Home / News / World /  Emilia Clarke opens up on losing 'quite a bit' of her brain to aneurysms

Emilia Clarke, popularised to the world as the one who played Khalessi Daenerys Targaryen in the majorly popular series Game of Thrones, has recently in an interview with BBC's "Sunday Morning" revealed that it is ‘remarkable’ that she is till able to speak, as she had to undergo two emergency procedures which resulted in her losing "quite a bit" of her brain. 

The Game of Thrones star said that she is in the "really small minority" of people who survive two surgeries to remove brain aneurysms. The British actor had first talked about her health scare in 2019. 

“The amount of my brain that is no longer usable — it’s remarkable that I am able to speak, sometimes articulately, and live my life completely normally with absolutely no repercussions. I am in the really, really, really small minority of people that can survive that," she said.

The 35-year-old British actor had gained stardom after she portrayed the role of Daenerys Targaryen in the HBO series "Game of Thrones", an adaptation of A Song of Ice and Fire, a series of fantasy novels by George R. R. Martin. She portrayed the mother of dragons and achieved immense popularity. 

Clarke had first suffered an aneurysm in 2011 soon after the success of the first season of the series. She underwent urgent surgery and subsequently suffered from aphasia, at one point being unable to recall her own name. She had a second aneurysm surgically treated in 2013.

“There’s quite a bit missing. Which always makes me laugh… Strokes, basically, as soon as any part of your brain doesn’t get blood for a second, it’s gone. So the blood finds a different route to get around, but then whatever bit is missing is therefore gone," she added.

The actor has since founded a charity for brain injury and stroke victims called SameYou, said she made peace with her medical struggles over the years.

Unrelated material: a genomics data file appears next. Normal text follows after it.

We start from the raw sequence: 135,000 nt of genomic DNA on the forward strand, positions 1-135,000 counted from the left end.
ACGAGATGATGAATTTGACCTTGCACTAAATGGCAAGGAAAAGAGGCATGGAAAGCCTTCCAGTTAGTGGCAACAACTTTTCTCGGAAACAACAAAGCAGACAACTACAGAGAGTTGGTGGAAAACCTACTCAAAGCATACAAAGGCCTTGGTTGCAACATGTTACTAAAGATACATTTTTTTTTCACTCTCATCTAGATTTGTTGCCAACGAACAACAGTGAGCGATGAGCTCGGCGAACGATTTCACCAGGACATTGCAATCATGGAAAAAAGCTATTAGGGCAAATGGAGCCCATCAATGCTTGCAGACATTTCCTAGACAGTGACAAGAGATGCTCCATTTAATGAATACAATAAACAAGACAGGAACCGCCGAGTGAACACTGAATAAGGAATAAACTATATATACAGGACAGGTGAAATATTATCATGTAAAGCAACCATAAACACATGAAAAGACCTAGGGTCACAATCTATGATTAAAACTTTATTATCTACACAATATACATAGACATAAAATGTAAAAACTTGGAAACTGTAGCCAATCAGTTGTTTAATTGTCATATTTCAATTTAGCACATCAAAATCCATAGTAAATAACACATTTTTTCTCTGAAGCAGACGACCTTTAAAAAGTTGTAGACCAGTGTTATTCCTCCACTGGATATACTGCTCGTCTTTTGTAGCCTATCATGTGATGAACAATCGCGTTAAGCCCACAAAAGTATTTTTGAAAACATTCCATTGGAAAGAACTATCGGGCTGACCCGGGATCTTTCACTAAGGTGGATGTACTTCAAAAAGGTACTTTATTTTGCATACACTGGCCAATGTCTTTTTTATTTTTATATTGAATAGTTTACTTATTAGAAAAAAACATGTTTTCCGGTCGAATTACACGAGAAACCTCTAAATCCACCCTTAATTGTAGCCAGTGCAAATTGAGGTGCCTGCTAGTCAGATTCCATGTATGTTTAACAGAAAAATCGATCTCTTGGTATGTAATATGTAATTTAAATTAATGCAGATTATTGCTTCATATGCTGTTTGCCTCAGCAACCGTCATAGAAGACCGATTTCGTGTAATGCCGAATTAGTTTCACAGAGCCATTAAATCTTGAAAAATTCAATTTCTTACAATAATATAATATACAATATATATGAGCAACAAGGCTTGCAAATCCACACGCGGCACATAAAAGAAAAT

Clarke said she experienced "the most excruciating pain" while battling the aneurysms, adding she was grateful to have a job with "Game of Thrones" at the time.

“It was incredibly helpful to have ‘Game of Thrones’ sweep me up and give me that purpose," she added.

Recently, the actor made her West End debut with the production of Anton Chekhov’s play “The Seagull" at the Harold Pinter Theatre here.

What are brain aneurysms

According to Mayo clinic, a brain aneurysm is a bulge or ballooning in a blood vessel in the brain. An aneurysm often looks like a berry hanging on a stem. A brain aneurysm can leak or rupture, causing bleeding into the brain (hemorrhagic stroke).

High blood pressure puts you at the most risk of having a brain aneurysm. But several other things in your medical history and lifestyle also increase your odds. Diseases affecting your blood or blood vessels: Connective tissue disorders such as Ehlers-Danlos syndrome.

Warning sign of brain aneurysms

A ruptured brain aneurysm will have the following sing. It is advised that one calls an ambulance as this requires first responders to use lifesaving procedures. Read below for the warning sign of a ruptured brain aneurysm

1. Sudden and severe headache, often described as “the worst headache of my life"


3. Stiff neck

4. Blurred or double vision

5. Sensitivity to light

6. Seizure

7. Drooping eyelid

8. A dilated pupil

Meanwhile, an unruptured brain aneurysm could exhibit the following warning signs

1. Blurred or double vision

2. A drooping eyelid

3. A dilated pupil

4. Pain above and behind one eye

5. Weakness and/or numbness

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